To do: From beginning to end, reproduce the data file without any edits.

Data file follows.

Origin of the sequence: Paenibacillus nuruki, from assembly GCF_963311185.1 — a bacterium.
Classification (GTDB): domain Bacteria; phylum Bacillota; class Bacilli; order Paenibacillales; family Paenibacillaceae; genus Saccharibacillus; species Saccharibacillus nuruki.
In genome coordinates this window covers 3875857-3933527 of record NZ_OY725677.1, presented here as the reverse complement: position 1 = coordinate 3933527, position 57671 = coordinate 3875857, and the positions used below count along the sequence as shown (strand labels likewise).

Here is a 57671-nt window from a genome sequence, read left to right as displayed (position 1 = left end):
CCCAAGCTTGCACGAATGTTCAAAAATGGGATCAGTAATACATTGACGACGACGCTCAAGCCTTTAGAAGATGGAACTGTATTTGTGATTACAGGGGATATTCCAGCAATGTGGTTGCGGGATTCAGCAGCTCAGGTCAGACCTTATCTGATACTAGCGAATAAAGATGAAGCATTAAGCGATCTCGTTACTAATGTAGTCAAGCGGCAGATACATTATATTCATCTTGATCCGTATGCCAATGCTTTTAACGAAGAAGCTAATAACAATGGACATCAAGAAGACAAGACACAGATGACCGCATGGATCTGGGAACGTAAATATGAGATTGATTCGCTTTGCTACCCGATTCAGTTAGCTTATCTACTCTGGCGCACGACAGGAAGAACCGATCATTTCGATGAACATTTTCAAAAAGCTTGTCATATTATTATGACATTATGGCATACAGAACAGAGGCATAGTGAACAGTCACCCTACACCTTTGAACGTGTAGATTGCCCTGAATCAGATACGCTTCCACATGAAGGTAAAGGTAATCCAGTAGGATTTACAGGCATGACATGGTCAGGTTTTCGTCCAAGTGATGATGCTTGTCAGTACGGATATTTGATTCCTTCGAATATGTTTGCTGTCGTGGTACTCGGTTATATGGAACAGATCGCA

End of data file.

Origin of the sequence: Paenibacillus nuruki, from assembly GCF_963311185.1 — a bacterium.
Classification (GTDB): domain Bacteria; phylum Bacillota; class Bacilli; order Paenibacillales; family Paenibacillaceae; genus Saccharibacillus; species Saccharibacillus nuruki.
In genome coordinates this window covers 3875857-3933527 of record NZ_OY725677.1, presented here as the reverse complement: position 1 = coordinate 3933527, position 57671 = coordinate 3875857, and the positions used below count along the sequence as shown (strand labels likewise).

Here is a 57671-nt window from a genome sequence, read left to right as displayed (position 1 = left end):
CCCAAGCTTGCACGAATGTTCAAAAATGGGATCAGTAATACATTGACGACGACGCTCAAGCCTTTAGAAGATGGAACTGTATTTGTGATTACAGGGGATATTCCAGCAATGTGGTTGCGGGATTCAGCAGCTCAGGTCAGACCTTATCTGATACTAGCGAATAAAGATGAAGCATTAAGCGATCTCGTTACTAATGTAGTCAAGCGGCAGATACATTATATTCATCTTGATCCGTATGCCAATGCTTTTAACGAAGAAGCTAATAACAATGGACATCAAGAAGACAAGACACAGATGACCGCATGGATCTGGGAACGTAAATATGAGATTGATTCGCTTTGCTACCCGATTCAGTTAGCTTATCTACTCTGGCGCACGACAGGAAGAACCGATCATTTCGATGAACATTTTCAAAAAGCTTGTCATATTATTATGACATTATGGCATACAGAACAGAGGCATAGTGAACAGTCACCCTACACCTTTGAACGTGTAGATTGCCCTGAATCAGATACGCTTCCACATGAAGGTAAAGGTAATCCAGTAGGATTTACAGGCATGACATGGTCAGGTTTTCGTCCAAGTGATGATGCTTGTCAGTACGGATATTTGATTCCTTCGAATATGTTTGCTGTCGTGGTACTCGGTTATATGGAACAGATCGCA